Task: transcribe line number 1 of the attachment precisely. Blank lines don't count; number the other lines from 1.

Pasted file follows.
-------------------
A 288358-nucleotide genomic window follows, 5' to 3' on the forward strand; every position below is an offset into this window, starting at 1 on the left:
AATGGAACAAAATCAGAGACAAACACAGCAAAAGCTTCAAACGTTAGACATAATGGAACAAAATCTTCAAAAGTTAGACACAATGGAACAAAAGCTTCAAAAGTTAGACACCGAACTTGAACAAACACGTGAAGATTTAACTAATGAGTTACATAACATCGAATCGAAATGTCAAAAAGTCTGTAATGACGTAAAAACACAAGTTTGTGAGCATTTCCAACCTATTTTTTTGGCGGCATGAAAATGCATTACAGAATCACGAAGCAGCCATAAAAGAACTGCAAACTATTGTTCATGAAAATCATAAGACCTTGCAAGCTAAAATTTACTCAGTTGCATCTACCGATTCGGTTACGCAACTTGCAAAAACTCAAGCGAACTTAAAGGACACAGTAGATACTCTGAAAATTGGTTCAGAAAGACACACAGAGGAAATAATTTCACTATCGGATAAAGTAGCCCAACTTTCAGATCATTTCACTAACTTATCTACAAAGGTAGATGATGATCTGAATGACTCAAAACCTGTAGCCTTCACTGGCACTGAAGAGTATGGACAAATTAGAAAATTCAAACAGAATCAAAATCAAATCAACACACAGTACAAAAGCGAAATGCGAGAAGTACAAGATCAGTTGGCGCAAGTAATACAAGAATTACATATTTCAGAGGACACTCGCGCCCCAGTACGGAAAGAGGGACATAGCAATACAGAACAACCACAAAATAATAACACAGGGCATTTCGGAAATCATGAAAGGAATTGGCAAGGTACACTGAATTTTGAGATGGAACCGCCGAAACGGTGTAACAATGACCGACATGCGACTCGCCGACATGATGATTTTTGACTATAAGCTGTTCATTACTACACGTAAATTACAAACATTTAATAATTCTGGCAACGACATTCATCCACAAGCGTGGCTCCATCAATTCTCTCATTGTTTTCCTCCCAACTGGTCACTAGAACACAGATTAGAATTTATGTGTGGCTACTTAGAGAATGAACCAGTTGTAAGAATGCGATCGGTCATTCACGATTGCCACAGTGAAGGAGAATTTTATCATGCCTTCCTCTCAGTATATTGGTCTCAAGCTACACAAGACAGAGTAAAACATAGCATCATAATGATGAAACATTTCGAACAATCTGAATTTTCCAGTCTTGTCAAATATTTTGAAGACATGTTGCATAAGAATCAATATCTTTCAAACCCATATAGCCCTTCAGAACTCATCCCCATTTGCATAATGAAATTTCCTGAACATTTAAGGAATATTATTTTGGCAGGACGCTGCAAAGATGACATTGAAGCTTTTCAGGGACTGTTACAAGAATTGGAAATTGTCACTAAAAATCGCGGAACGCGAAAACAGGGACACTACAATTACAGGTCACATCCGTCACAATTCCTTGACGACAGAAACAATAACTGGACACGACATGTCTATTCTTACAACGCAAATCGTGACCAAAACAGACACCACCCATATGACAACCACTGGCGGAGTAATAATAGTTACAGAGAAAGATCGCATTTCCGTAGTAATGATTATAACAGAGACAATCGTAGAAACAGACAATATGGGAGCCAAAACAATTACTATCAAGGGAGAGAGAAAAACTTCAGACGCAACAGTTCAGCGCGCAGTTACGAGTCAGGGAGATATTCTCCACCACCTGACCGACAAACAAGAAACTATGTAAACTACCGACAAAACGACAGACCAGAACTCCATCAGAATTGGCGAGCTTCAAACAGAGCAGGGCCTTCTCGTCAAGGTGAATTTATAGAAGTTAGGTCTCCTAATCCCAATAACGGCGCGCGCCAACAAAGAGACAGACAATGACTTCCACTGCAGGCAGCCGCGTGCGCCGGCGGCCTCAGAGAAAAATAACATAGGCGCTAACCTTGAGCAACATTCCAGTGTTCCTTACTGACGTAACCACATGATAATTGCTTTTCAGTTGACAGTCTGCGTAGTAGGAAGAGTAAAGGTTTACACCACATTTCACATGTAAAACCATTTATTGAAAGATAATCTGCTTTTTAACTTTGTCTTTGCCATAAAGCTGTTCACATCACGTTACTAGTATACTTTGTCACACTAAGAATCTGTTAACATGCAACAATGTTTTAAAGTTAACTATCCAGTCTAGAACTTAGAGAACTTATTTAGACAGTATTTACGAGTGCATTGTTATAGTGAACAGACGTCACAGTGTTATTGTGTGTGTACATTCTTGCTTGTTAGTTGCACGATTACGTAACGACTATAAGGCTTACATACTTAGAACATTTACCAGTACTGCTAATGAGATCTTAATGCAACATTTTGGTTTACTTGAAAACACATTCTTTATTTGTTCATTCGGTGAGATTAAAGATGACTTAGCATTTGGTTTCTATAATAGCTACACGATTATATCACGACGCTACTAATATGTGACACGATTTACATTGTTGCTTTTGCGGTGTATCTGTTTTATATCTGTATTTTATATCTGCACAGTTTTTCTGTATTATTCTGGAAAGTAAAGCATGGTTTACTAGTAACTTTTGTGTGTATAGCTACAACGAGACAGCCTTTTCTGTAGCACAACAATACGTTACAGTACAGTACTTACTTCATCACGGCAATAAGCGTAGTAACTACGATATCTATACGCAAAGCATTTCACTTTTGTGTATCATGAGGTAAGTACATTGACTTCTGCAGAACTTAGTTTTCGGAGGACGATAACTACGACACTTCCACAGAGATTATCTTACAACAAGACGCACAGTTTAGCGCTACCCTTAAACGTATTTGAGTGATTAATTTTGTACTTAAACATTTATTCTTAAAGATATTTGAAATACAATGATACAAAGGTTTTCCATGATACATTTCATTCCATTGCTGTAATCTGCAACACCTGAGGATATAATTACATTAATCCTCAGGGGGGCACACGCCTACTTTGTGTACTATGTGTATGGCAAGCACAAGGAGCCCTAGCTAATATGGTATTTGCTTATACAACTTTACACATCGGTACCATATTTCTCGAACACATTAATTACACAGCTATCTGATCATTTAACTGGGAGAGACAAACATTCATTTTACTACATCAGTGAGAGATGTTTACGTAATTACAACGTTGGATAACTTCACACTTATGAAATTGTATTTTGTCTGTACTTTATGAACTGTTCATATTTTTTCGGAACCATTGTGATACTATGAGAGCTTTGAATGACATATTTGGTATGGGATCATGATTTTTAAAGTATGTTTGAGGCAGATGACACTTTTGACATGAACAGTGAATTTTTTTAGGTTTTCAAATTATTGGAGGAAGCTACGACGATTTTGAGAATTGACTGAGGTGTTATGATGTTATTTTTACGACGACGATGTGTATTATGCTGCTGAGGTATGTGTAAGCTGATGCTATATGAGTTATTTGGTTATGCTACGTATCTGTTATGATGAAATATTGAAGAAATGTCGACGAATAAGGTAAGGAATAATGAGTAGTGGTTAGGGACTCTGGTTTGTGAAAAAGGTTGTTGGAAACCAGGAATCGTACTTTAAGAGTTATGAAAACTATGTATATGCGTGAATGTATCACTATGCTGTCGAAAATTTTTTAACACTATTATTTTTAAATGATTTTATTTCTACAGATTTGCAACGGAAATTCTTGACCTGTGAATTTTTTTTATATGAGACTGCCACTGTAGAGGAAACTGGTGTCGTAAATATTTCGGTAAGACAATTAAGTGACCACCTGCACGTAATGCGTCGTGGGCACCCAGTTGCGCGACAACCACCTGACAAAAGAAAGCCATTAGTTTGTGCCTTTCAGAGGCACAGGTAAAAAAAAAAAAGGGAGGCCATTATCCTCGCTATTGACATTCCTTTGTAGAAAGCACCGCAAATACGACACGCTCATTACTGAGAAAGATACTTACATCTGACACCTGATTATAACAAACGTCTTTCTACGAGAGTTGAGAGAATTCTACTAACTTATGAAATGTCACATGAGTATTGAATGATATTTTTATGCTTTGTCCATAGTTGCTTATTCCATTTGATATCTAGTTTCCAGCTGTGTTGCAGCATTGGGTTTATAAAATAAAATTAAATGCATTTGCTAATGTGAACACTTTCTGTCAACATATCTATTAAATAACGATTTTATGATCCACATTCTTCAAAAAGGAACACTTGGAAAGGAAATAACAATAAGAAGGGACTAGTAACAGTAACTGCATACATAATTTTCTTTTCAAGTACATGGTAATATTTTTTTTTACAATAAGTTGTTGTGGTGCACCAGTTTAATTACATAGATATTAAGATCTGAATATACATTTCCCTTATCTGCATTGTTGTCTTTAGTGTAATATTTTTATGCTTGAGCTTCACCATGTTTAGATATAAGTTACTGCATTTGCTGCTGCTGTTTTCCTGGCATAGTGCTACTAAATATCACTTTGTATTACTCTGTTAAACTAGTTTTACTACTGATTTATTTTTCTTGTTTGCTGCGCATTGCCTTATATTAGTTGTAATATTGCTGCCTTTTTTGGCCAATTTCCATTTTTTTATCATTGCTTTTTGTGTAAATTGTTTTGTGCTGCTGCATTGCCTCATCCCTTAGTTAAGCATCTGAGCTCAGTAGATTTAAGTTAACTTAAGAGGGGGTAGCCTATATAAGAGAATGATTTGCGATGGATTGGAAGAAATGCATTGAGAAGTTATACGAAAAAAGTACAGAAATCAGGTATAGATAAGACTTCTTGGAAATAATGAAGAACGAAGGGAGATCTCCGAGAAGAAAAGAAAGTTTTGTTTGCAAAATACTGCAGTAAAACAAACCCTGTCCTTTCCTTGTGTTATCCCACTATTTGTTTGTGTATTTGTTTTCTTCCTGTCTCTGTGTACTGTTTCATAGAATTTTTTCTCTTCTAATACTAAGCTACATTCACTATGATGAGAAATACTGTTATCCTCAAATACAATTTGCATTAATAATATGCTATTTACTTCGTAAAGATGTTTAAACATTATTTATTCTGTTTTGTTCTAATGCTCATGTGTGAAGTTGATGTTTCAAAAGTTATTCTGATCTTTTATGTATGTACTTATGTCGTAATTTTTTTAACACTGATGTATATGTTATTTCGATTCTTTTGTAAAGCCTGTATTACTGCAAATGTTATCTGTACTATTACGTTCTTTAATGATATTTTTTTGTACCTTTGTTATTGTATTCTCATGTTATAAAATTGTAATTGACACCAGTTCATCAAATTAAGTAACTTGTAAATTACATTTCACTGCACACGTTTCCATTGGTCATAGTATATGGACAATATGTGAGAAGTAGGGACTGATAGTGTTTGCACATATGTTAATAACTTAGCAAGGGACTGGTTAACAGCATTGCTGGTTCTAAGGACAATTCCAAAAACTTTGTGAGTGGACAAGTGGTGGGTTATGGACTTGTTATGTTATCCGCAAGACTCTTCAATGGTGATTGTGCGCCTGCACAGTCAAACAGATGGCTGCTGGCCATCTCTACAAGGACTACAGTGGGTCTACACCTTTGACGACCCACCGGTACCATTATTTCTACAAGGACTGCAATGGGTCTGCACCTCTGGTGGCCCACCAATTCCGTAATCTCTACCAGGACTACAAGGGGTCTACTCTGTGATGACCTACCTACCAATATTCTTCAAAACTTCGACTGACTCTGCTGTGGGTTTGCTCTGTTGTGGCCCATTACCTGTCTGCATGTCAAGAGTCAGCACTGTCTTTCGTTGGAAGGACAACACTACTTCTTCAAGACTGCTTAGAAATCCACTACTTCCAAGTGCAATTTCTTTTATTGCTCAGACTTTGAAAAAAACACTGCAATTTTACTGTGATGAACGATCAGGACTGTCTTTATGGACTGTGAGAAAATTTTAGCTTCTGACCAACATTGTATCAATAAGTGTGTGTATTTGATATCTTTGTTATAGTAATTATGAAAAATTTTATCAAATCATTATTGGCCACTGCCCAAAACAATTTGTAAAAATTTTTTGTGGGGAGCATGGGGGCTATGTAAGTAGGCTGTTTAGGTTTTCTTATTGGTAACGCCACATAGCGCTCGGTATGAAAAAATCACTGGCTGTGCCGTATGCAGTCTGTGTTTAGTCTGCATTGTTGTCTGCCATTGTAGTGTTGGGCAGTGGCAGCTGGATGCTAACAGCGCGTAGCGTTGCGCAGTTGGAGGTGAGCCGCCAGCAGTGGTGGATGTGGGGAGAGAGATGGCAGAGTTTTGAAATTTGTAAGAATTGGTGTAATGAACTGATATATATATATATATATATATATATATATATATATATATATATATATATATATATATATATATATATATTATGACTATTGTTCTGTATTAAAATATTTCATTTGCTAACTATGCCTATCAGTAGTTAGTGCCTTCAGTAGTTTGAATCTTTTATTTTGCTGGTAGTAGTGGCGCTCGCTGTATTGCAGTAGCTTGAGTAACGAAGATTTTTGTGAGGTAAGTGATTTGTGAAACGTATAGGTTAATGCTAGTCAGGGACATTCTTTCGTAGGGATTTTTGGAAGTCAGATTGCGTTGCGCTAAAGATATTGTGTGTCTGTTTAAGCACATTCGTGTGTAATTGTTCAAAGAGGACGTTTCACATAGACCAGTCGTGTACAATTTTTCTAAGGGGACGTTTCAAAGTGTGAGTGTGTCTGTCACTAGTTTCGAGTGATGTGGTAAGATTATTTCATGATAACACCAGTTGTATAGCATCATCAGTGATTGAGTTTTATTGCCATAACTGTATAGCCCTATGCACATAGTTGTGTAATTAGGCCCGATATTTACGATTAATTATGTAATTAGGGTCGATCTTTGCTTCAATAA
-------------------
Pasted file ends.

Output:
A 288358-nucleotide genomic window follows, 5' to 3' on the forward strand; every position below is an offset into this window, starting at 1 on the left: